Charged up: Sen. Alexander leases new all-electric Nissan Leaf

U.S. Sen. Lamar Alexander talks to the press about the Nissan Leaf, an all-electric car he has leased from Twin City Nissan to drive to work in Washington, D.C.

Photo by Jolanda Jansma

U.S. Sen. Lamar Alexander talks to the press about the Nissan Leaf, an all-electric car he has leased from Twin City Nissan to drive to work in Washington, D.C.

Jerry Hodge, owner of the Twin City Dealerships, congratulates Sen. Lamar Alexander on his purchase of the Leaf, Nissan’s all-electric car.

Photo by Jolanda Jansma

Jerry Hodge, owner of the Twin City Dealerships, congratulates Sen. Lamar Alexander on his purchase of the Leaf, Nissan’s all-electric car.

Bill Riley, co-owner and general manager of Twin City Nissan, poses with U.S. Senator Lamar Alexander as he checks out his new Leaf electric car.

Photo by Jolanda Jansma

Bill Riley, co-owner and general manager of Twin City Nissan, poses with U.S. Senator Lamar Alexander as he checks out his new Leaf electric car.

Sen. Lamar Alexander is plugged-in to changing America’s dependency of foreign oil. Now the senator will be plugging in his new car as the Republican lawmaker signed lease papers on a new all-electric Nissan Leaf on Monday morning at Twin City Nissan on the Airport Motor Mile in Alcoa.

“Today I’m leasing a Nissan Leaf, an all-electric car that travels about 100 miles on one charge,” said Alexander. “This is the best way to avoid paying $4 a gallon for gasoline. The single best way for our country to use less foreign oil is to use all electric cars and trucks. It will also give me the patriotic pleasure of not sending more money overseas to people who want to blow us up.”

The senator said Republicans and Democrats agree that electrifying cars and trucks is the best way to reduce the country’s dependence on foreign oil. “Our goal should be to electrify half our cars and trucks within 20 years, which could reduce our dependence on oil by about a third, from about 20 million to about 13 million barrels a day,” he said.

Alexander said being less dependent on foreign oil is good for America. “We import two-thirds of the oil we use everyday,” he said.

For two years Alexander has driven a Toyota Prius he had converted to an all electric vehicle. The black Nissan Leaf he leased will be transported for him to Washington, D.C., where the senator says he will use it to commute to work each day. “I’ll park it at my apartment and drive it to the Senate building and the airport,” he said. “I’ll just plug it in every night.”

Leasing the Leaf at his friend Jerry Hodge’s dealership made the deal even more special. “I’m delighted to get it in my hometown,” Alexander said.

Hodge and Twin City general manager/co-owner Bill Riley welcomed the senator to the dealership. “What makes this more exciting is my former school mate and our former governor and current senator is going to get one of our first cars in East Tennessee,” Hodge said.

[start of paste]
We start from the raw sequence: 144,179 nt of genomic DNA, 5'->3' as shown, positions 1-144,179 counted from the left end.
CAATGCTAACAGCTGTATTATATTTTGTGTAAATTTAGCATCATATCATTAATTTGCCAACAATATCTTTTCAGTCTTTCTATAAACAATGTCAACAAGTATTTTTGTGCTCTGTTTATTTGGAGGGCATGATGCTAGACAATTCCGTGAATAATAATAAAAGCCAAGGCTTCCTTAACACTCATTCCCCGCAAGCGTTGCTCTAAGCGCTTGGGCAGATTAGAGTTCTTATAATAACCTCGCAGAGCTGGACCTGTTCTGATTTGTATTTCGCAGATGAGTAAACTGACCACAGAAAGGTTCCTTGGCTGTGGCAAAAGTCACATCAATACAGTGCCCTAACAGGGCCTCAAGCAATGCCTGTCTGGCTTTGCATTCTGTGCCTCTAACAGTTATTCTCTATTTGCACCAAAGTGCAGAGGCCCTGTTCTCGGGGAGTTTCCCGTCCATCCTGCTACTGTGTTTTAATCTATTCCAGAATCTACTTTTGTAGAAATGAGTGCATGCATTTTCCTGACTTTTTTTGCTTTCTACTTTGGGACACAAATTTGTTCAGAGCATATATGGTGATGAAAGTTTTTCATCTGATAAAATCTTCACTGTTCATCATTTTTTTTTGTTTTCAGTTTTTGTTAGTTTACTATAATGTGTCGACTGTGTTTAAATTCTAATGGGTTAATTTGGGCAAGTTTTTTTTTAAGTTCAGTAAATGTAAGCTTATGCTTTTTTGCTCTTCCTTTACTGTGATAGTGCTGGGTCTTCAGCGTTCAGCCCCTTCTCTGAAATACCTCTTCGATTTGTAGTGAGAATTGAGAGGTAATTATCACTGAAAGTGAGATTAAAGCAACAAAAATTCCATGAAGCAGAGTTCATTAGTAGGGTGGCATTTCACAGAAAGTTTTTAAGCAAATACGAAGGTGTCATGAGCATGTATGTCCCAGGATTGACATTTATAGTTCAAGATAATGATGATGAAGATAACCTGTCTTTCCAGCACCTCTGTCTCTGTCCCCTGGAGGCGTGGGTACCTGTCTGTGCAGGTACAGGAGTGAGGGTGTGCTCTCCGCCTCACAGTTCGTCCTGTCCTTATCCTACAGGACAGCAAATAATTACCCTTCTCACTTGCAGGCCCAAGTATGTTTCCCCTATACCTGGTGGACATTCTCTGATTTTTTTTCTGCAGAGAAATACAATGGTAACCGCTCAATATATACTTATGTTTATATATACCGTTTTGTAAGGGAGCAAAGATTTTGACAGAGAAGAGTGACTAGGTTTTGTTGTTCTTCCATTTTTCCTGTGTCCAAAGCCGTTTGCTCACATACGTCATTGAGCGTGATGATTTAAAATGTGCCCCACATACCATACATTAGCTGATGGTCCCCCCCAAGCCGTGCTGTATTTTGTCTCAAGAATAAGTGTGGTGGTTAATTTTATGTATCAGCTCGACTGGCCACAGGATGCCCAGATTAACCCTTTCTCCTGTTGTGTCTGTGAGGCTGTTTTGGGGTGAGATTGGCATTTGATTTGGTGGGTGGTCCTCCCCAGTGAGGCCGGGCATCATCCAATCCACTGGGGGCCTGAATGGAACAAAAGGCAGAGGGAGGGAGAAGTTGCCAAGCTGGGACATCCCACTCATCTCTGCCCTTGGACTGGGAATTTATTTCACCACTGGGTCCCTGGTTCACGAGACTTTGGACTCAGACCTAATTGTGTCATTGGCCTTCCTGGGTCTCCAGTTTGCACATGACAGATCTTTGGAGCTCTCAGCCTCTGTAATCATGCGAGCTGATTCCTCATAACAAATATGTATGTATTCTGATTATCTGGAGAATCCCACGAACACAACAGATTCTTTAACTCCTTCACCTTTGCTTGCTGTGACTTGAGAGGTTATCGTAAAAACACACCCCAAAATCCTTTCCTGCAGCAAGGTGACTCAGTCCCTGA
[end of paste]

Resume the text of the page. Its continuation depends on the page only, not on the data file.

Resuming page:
Alexander’s vehicle is made partly in Japan before final assembly in Los Angeles. “In a year, it will be 100 percent assembled in Smyrna, Tenn., near Nashville,” Hodges said.

Alexander said the Leaf is affordable. “You can lease a car like this for $400 a month for 39 months.

The senator said the Nissan Leaf is a quality vehicle. “It’s easy to drive. There are fewer moving parts, and I like the idea of reducing our use of oil. When we use more electric cars, the price of oil will go down,” he said. “The Nissan Leaf is easy to drive, it’s cheaper to drive, and it will be made in Tennessee. If enough Americans bought electric cars and trucks, that would be the single best way to reduce our dependence on foreign oil.”

The battery in the Leaf powers the vehicle for 100 miles. “Over time, the batteries will get better and will go further than 100 miles,” he said.

Alexander said he won’t take any of the federal incentives for purchasing/leasing an electric vehicle, but he encourages others to do so. “I believe electric cars ought to be in the marketplace,” he said.

The senator said building the Nissan Leaf in Tennessee will have a strong economic impact. “I was governor when Nissan came to Tennessee, and it changed our way of life. Now a third of all manufacturing jobs in Tennessee are related to the automotive industry,” he said. “And Nissan will not only make the car in Tennessee, but the batteries will be made here as well.”

Hodges said that in the next few years there will be charging stations at places like Wal-Marts and Cracker Barrel restaurants as well as at Nissan dealerships. “We have a charging station, and you can do a fast charge that takes less than an hour. It takes about 10 hours to charge on a regular outlet,” he said.

The senator was the lead Republican co-sponsor last session of Congress of S.3495, the “Promoting Electric Vehicles Act of 2010,” which was designed to speed up the introduction of electric cars and trucks throughout the country in an effort to reduce American dependence on foreign sources of oil and help clean the air.

Alexander said that according to a Brookings Institute study, electrifying vehicles in this country could be done without building one new power plant if the vehicles were plugged in at night when the country has huge amounts of unused electricity.

Alexander is currently working on new electric-vehicle legislation to introduce during the 112th Congress.

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